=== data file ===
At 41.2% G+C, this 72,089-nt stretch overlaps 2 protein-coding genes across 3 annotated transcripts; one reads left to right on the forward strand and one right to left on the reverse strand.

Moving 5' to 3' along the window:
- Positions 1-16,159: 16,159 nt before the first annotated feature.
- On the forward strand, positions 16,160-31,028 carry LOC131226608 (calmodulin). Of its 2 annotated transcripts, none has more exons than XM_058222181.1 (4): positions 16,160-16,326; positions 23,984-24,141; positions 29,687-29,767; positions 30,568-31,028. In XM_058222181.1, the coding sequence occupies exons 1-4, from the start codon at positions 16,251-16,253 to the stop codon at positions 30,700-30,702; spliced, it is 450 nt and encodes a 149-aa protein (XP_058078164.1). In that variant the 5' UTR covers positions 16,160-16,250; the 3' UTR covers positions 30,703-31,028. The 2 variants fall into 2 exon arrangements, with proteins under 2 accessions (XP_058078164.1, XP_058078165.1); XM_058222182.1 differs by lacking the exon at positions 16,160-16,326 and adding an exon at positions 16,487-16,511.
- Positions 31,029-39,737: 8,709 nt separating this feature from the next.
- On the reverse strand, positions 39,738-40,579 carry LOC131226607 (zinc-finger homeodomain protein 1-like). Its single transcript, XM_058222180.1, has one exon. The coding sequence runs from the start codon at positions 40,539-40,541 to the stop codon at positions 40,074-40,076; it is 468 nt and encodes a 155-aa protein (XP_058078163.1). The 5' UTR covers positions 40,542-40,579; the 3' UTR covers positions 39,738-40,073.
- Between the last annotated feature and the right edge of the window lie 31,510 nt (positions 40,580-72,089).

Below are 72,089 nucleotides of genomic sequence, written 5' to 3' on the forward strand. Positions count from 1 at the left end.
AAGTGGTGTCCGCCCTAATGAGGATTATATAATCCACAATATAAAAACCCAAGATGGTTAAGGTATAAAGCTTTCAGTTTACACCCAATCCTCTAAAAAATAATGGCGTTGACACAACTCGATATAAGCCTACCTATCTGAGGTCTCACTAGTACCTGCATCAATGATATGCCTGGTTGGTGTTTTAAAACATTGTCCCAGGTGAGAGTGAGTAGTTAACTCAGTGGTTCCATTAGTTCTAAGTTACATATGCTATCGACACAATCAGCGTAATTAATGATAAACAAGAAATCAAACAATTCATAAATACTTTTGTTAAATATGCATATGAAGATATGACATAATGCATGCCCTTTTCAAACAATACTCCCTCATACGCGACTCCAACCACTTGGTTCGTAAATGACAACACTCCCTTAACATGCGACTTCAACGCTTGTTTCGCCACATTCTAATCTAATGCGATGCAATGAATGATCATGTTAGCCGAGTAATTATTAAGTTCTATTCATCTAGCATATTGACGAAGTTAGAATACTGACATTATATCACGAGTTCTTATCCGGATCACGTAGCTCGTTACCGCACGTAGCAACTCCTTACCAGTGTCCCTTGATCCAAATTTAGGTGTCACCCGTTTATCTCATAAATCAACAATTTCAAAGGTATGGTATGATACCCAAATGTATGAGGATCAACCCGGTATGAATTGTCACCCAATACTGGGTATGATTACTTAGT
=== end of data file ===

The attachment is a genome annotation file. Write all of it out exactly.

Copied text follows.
At 41.2% G+C, this 72,089-nt stretch overlaps 2 protein-coding genes across 3 annotated transcripts; one reads left to right on the forward strand and one right to left on the reverse strand.

Moving 5' to 3' along the window:
- Positions 1-16,159: 16,159 nt before the first annotated feature.
- On the forward strand, positions 16,160-31,028 carry LOC131226608 (calmodulin). Of its 2 annotated transcripts, none has more exons than XM_058222181.1 (4): positions 16,160-16,326; positions 23,984-24,141; positions 29,687-29,767; positions 30,568-31,028. In XM_058222181.1, the coding sequence occupies exons 1-4, from the start codon at positions 16,251-16,253 to the stop codon at positions 30,700-30,702; spliced, it is 450 nt and encodes a 149-aa protein (XP_058078164.1). In that variant the 5' UTR covers positions 16,160-16,250; the 3' UTR covers positions 30,703-31,028. The 2 variants fall into 2 exon arrangements, with proteins under 2 accessions (XP_058078164.1, XP_058078165.1); XM_058222182.1 differs by lacking the exon at positions 16,160-16,326 and adding an exon at positions 16,487-16,511.
- Positions 31,029-39,737: 8,709 nt separating this feature from the next.
- On the reverse strand, positions 39,738-40,579 carry LOC131226607 (zinc-finger homeodomain protein 1-like). Its single transcript, XM_058222180.1, has one exon. The coding sequence runs from the start codon at positions 40,539-40,541 to the stop codon at positions 40,074-40,076; it is 468 nt and encodes a 155-aa protein (XP_058078163.1). The 5' UTR covers positions 40,542-40,579; the 3' UTR covers positions 39,738-40,073.
- Between the last annotated feature and the right edge of the window lie 31,510 nt (positions 40,580-72,089).

Below are 72,089 nucleotides of genomic sequence, written 5' to 3' on the forward strand. Positions count from 1 at the left end.
AAGTGGTGTCCGCCCTAATGAGGATTATATAATCCACAATATAAAAACCCAAGATGGTTAAGGTATAAAGCTTTCAGTTTACACCCAATCCTCTAAAAAATAATGGCGTTGACACAACTCGATATAAGCCTACCTATCTGAGGTCTCACTAGTACCTGCATCAATGATATGCCTGGTTGGTGTTTTAAAACATTGTCCCAGGTGAGAGTGAGTAGTTAACTCAGTGGTTCCATTAGTTCTAAGTTACATATGCTATCGACACAATCAGCGTAATTAATGATAAACAAGAAATCAAACAATTCATAAATACTTTTGTTAAATATGCATATGAAGATATGACATAATGCATGCCCTTTTCAAACAATACTCCCTCATACGCGACTCCAACCACTTGGTTCGTAAATGACAACACTCCCTTAACATGCGACTTCAACGCTTGTTTCGCCACATTCTAATCTAATGCGATGCAATGAATGATCATGTTAGCCGAGTAATTATTAAGTTCTATTCATCTAGCATATTGACGAAGTTAGAATACTGACATTATATCACGAGTTCTTATCCGGATCACGTAGCTCGTTACCGCACGTAGCAACTCCTTACCAGTGTCCCTTGATCCAAATTTAGGTGTCACCCGTTTATCTCATAAATCAACAATTTCAAAGGTATGGTATGATACCCAAATGTATGAGGATCAACCCGGTATGAATTGTCACCCAATACTGGGTATGATTACTTAGT